Two American service members were injured in separate instances over the weekend in Iraq and Syria. Both were engaged in advise and assist missions with indigenous forces fighting Islamic State when they were hit by “indirect fire.”
Pentagon spokesman Capt. Jeff Davis insisted they were not present on the front lines or engaged in “active combat.” When pressured to define active combat, Capt. Davis clarified the service members were “not trigger pulling offensively.”
One was injured in Iraq’s northern province of Idlib where U.S. forces are likely assisting local Kurdish Peshmerga forces in early preparations to retake the city of Mosul. Idlib is the same province where U.S. Navy Seal Charles Keating IV was killed by ISIS gunfire while assisting the Peshmerga near Mosul. Mosul is the second largest city in Iraq and its recapture is considered key to defeating ISIS in Iraq.
The second was injured in operating north of the ISIS capital of Raqqa in Syria. The United States has approximately 300 special operations forces inside Syria who are assisting the U.S.-backed Syrian Democratic Forces in its advance on Raqqa.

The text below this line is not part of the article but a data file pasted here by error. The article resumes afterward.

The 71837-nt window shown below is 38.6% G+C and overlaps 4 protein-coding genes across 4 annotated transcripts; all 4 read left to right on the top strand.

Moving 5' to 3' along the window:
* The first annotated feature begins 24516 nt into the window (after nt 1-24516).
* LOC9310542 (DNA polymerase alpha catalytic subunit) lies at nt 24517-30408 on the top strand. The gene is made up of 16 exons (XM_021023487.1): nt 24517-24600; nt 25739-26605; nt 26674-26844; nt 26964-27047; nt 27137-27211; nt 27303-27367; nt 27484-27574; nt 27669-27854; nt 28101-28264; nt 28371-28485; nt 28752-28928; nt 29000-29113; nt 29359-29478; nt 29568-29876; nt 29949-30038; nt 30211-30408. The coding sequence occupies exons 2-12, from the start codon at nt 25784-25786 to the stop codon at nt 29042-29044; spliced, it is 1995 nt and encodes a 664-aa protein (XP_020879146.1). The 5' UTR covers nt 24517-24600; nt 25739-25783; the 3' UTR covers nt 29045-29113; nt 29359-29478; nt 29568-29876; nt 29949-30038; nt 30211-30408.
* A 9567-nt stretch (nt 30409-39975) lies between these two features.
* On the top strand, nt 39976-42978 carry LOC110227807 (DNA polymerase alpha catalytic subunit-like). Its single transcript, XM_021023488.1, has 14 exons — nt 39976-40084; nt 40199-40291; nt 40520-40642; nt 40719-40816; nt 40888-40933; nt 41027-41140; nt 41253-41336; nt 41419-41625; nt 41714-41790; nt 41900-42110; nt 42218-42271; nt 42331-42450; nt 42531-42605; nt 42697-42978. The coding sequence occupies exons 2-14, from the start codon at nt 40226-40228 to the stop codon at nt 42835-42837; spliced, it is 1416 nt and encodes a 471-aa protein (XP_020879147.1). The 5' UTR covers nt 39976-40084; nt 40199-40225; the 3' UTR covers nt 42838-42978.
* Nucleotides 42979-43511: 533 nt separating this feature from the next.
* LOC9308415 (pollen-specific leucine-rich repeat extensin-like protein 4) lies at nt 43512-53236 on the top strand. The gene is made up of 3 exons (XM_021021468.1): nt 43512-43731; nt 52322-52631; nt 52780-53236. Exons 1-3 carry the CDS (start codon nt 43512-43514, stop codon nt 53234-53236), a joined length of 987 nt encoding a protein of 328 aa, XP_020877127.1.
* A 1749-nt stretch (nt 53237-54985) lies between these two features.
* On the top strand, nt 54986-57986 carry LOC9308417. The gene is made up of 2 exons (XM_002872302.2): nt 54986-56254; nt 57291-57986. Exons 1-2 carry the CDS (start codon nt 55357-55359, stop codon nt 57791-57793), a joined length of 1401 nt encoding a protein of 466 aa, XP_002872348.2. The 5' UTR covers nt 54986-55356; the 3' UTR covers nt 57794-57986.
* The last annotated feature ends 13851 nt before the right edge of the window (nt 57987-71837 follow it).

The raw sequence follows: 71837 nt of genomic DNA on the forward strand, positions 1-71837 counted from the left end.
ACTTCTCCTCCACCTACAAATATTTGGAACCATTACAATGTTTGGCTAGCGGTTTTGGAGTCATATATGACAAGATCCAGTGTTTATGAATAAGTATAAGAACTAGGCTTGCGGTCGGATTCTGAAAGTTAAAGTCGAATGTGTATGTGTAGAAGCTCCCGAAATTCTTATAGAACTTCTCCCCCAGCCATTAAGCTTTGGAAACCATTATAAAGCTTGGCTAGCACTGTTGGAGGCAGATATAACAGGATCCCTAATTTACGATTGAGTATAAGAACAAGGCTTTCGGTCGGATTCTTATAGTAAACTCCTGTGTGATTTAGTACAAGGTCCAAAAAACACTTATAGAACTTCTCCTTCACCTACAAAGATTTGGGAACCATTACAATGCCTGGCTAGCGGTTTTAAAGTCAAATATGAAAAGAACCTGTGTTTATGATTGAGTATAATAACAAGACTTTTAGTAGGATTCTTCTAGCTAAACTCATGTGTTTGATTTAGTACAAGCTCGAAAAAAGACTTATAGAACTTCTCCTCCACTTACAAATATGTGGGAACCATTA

Davis refused to clarify the extent of their injuries in accordance with Pentagon policy “not to give our enemy free battle damage assessments.” Davis also did not specify which branch of service each is a member of.
To date, 14 U.S. service members have been wounded and three killed since the commencement of Operation Inherent Resolve in June, 2014. The Pentagon continues to assert there is a difference between presence in a dangerous area and an active combat situation.
In March, Marine Staff Sgt. Louis Cardin was killed by a similar indirect rocket attack on a coalition forward operating base in Iraq.
President Barack Obama, in an interview to Stars and Stripes Friday, acknowledged the three service members killed in Iraq since 2014 died in “combat while they were supporting local forces.”
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